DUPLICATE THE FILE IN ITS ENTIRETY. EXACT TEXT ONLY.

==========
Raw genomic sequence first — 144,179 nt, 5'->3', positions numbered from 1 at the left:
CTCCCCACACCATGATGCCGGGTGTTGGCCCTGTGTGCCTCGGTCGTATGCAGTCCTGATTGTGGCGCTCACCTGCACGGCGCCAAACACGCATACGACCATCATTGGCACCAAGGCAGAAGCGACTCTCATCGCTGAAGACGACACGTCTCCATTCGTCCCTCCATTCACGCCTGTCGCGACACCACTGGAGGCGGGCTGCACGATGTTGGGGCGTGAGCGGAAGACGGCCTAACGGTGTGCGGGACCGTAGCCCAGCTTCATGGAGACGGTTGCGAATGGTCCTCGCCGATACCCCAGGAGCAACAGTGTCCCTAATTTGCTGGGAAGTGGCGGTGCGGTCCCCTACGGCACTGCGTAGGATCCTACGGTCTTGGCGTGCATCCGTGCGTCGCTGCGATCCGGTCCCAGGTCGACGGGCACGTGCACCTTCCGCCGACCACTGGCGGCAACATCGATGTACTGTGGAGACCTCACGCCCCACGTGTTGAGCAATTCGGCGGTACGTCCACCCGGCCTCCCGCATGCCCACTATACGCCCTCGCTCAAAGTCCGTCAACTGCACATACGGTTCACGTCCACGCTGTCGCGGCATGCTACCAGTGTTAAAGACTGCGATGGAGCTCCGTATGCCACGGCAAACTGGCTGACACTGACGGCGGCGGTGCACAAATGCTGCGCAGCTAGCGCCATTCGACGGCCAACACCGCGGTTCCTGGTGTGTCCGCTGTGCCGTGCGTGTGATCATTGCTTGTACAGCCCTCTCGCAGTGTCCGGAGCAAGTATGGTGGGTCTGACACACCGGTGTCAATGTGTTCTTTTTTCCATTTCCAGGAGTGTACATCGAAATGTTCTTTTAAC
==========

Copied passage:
Raw genomic sequence first — 144,179 nt, 5'->3', positions numbered from 1 at the left:
CTCCCCACACCATGATGCCGGGTGTTGGCCCTGTGTGCCTCGGTCGTATGCAGTCCTGATTGTGGCGCTCACCTGCACGGCGCCAAACACGCATACGACCATCATTGGCACCAAGGCAGAAGCGACTCTCATCGCTGAAGACGACACGTCTCCATTCGTCCCTCCATTCACGCCTGTCGCGACACCACTGGAGGCGGGCTGCACGATGTTGGGGCGTGAGCGGAAGACGGCCTAACGGTGTGCGGGACCGTAGCCCAGCTTCATGGAGACGGTTGCGAATGGTCCTCGCCGATACCCCAGGAGCAACAGTGTCCCTAATTTGCTGGGAAGTGGCGGTGCGGTCCCCTACGGCACTGCGTAGGATCCTACGGTCTTGGCGTGCATCCGTGCGTCGCTGCGATCCGGTCCCAGGTCGACGGGCACGTGCACCTTCCGCCGACCACTGGCGGCAACATCGATGTACTGTGGAGACCTCACGCCCCACGTGTTGAGCAATTCGGCGGTACGTCCACCCGGCCTCCCGCATGCCCACTATACGCCCTCGCTCAAAGTCCGTCAACTGCACATACGGTTCACGTCCACGCTGTCGCGGCATGCTACCAGTGTTAAAGACTGCGATGGAGCTCCGTATGCCACGGCAAACTGGCTGACACTGACGGCGGCGGTGCACAAATGCTGCGCAGCTAGCGCCATTCGACGGCCAACACCGCGGTTCCTGGTGTGTCCGCTGTGCCGTGCGTGTGATCATTGCTTGTACAGCCCTCTCGCAGTGTCCGGAGCAAGTATGGTGGGTCTGACACACCGGTGTCAATGTGTTCTTTTTTCCATTTCCAGGAGTGTACATCGAAATGTTCTTTTAAC